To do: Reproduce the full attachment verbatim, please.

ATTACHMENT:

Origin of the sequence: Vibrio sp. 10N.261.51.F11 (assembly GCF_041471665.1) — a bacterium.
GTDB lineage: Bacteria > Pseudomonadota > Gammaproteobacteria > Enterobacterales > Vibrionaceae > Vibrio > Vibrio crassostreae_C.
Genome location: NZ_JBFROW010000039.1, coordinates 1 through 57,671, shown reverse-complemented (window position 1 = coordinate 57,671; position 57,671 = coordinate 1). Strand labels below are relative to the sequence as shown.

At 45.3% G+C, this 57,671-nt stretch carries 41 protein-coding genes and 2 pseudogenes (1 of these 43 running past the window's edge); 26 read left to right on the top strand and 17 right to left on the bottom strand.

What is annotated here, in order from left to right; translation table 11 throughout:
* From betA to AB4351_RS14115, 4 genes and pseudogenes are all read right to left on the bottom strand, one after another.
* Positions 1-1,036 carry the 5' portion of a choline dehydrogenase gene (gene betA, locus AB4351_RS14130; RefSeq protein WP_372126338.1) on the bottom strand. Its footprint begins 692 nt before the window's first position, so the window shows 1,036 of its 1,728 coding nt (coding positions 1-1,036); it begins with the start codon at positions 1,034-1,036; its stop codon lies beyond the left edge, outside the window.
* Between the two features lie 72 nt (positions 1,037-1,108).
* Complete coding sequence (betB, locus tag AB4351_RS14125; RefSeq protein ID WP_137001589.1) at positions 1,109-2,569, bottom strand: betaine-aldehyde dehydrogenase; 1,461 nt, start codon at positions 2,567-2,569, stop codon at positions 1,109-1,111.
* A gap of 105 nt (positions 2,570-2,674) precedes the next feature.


Origin of the sequence: Vibrio sp. 10N.261.51.F11 (assembly GCF_041471665.1) — a bacterium.
GTDB lineage: Bacteria > Pseudomonadota > Gammaproteobacteria > Enterobacterales > Vibrionaceae > Vibrio > Vibrio crassostreae_C.
Genome location: NZ_JBFROW010000039.1, coordinates 1 through 57,671, shown reverse-complemented (window position 1 = coordinate 57,671; position 57,671 = coordinate 1). Strand labels below are relative to the sequence as shown.

At 45.3% G+C, this 57,671-nt stretch carries 41 protein-coding genes and 2 pseudogenes (1 of these 43 running past the window's edge); 26 read left to right on the top strand and 17 right to left on the bottom strand.

What is annotated here, in order from left to right; translation table 11 throughout:
* From betA to AB4351_RS14115, 4 genes and pseudogenes are all read right to left on the bottom strand, one after another.
* Positions 1-1,036 carry the 5' portion of a choline dehydrogenase gene (gene betA, locus AB4351_RS14130; RefSeq protein WP_372126338.1) on the bottom strand. Its footprint begins 692 nt before the window's first position, so the window shows 1,036 of its 1,728 coding nt (coding positions 1-1,036); it begins with the start codon at positions 1,034-1,036; its stop codon lies beyond the left edge, outside the window.
* Between the two features lie 72 nt (positions 1,037-1,108).
* Complete coding sequence (betB, locus tag AB4351_RS14125; RefSeq protein ID WP_137001589.1) at positions 1,109-2,569, bottom strand: betaine-aldehyde dehydrogenase; 1,461 nt, start codon at positions 2,567-2,569, stop codon at positions 1,109-1,111.
* A gap of 105 nt (positions 2,570-2,674) precedes the next feature.